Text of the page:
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US/KUWAIT: Settlement possible in military contractor fraud case
by Bill RankinAtlanta Journal-Constitution
January 29th, 2010
Kuwaiti firm Agility (formerly Public Warehousing) indicted here for overcharging the Army on an $8.5 billion contract is negotiating a possible settlement with the Justice Department. On Nov. 9, a federal grand jury in Atlanta indicted the firm on charges it gouged the U.S. government by overcharging on its contract to supply food to American troops in Iraq.

US: F.B.I. Charges Arms Sellers With Foreign Bribes
by Diana B. HenriquesNew York Times
January 20th, 2010
On Tuesday, 22 top-level arms industry executives, including a senior sales executive at Smith & Wesson, were arrested in what Justice Department officials called the first undercover sting ever aimed at violations of the federal ban on corporate bribes paid to get foreign business. The individuals are being prosecuted under the Foreign Corrupt Practices Act.

US/IRAQ: U.S. Companies Join Race on Iraqi Oil Bonanza
by TIMOTHY WILLIAMSNew York Times
January 13th, 2010
American companies have been arriving in Iraq to pursue an expected multibillion-dollar bonanza of projects to revive the country’s petroleum industry. But there are questions about the Iraqi government’s capacity to police the companies. “These are for-profit concerns and they are trying to make as much money as they can,” said Pratap Chatterjee of CorpWatch.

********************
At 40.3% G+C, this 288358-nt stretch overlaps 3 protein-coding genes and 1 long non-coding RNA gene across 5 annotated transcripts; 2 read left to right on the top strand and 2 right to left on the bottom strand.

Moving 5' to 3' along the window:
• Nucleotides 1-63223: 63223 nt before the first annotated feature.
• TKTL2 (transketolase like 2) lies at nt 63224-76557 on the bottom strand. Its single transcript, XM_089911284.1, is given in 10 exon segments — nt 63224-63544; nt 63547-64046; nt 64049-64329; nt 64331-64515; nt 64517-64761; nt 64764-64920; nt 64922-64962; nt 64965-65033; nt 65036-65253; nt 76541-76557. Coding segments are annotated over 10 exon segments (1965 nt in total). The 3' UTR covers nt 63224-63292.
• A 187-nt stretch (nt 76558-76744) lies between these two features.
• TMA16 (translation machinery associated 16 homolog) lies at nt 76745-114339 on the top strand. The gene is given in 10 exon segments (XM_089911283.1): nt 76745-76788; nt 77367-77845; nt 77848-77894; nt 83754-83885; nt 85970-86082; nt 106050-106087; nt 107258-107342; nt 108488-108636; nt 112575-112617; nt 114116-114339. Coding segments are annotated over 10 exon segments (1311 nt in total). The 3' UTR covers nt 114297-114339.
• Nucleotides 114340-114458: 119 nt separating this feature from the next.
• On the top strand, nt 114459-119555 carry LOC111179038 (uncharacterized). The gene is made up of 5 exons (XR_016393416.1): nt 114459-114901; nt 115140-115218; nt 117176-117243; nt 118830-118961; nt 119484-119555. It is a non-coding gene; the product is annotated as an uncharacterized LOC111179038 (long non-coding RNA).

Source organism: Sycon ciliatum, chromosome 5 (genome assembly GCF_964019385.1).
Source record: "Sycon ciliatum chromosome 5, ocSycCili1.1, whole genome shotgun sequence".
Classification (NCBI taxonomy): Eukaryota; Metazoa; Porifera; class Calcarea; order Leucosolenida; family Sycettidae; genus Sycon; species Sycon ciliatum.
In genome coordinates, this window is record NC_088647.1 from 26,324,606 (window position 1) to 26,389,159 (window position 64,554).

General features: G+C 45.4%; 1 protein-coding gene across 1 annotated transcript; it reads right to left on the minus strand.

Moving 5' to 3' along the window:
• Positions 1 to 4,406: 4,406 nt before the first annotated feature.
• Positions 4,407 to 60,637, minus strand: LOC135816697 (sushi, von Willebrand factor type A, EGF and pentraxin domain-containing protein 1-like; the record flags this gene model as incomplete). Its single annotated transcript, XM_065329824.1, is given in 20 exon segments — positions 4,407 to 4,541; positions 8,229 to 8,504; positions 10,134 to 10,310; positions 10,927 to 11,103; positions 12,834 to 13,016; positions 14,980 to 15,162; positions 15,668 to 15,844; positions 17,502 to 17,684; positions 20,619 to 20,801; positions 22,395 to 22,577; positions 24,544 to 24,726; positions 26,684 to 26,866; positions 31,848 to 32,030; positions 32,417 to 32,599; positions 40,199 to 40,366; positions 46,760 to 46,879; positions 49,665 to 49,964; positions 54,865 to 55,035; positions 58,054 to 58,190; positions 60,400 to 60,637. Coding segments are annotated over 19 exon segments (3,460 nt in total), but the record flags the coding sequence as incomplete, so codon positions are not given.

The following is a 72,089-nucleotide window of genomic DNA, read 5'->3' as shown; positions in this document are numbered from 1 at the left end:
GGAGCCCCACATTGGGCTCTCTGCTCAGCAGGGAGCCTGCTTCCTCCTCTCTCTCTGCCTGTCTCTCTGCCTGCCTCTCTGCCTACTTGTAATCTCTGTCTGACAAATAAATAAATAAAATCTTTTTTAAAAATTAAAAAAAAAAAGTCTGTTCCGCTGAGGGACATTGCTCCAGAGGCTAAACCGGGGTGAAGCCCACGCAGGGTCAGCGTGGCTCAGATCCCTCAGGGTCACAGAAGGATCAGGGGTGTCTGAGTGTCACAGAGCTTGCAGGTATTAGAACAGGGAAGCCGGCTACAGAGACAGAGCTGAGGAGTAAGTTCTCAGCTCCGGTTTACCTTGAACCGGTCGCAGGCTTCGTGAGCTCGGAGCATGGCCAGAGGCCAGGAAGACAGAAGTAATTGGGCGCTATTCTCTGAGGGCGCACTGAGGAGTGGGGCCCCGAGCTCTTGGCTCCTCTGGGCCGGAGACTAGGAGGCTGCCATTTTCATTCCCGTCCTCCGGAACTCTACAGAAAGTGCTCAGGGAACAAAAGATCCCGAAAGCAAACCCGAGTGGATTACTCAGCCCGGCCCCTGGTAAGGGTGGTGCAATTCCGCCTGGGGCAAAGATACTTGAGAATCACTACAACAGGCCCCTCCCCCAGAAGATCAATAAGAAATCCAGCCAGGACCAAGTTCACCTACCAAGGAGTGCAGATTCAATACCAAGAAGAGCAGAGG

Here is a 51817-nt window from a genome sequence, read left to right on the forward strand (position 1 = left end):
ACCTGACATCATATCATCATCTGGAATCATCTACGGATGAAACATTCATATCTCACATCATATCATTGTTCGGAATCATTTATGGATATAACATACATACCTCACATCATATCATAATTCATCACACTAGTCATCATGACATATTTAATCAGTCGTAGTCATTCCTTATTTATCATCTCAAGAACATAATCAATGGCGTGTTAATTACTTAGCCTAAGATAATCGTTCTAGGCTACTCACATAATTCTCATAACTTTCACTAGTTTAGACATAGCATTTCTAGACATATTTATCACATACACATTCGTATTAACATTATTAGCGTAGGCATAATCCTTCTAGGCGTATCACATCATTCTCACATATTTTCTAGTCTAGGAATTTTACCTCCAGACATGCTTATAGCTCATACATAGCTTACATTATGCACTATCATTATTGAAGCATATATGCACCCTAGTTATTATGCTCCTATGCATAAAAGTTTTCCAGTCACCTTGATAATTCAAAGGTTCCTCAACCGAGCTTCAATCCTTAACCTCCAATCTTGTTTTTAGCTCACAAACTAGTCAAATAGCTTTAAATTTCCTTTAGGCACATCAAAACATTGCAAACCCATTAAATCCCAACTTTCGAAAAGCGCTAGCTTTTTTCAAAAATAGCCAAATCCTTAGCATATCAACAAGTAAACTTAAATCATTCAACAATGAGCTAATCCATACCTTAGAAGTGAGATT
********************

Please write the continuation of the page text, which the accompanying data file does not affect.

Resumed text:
NIGERIA: Ex-militant leader heads SPDC’s patrol team
by Chris EjimNigerian Compass
January 8th, 2010
Authorities of Shell Petroleum Development Company (SPDC) have unveiled a new security strategy for securing oil pipelines and platforms within the Niger Delta region. Shell has appointed former MEND militant commander, Eris Paul, and his company, Eristex Pipeline Patrol, to secure oil facilities in the Southern Ijaw area of the Delta.

US: Judge dismisses all charges in Blackwater shooting
by Associated PressLos Angeles Times
December 31st, 2009
A federal judge has dismissed all charges against five Blackwater Worldwide security guards charged in a deadly Baghdad shooting.

AFGHANISTAN: Lost in Limbo: Injured Afghan Translators Struggle to Survive
by Pratap ChatterjeeProPublica
December 17th, 2009
Local translators are hidden casualties of the wars in Iraq and Afghanistan. The U.S. military uses defense contractors to hire local residents to serve as translators for the troops. These local translators often live, sleep and eat with soldiers. And yet when they are wounded, they are often ignored by the U.S. system designed to provide them medical care and disability benefits, according to an investigation by the Los Angeles Times and ProPublica.

JORDAN: For AIG’s Man in Jordan, War Becomes a Business Opportunity
by T. Christian MillerProPublica
December 17th, 2009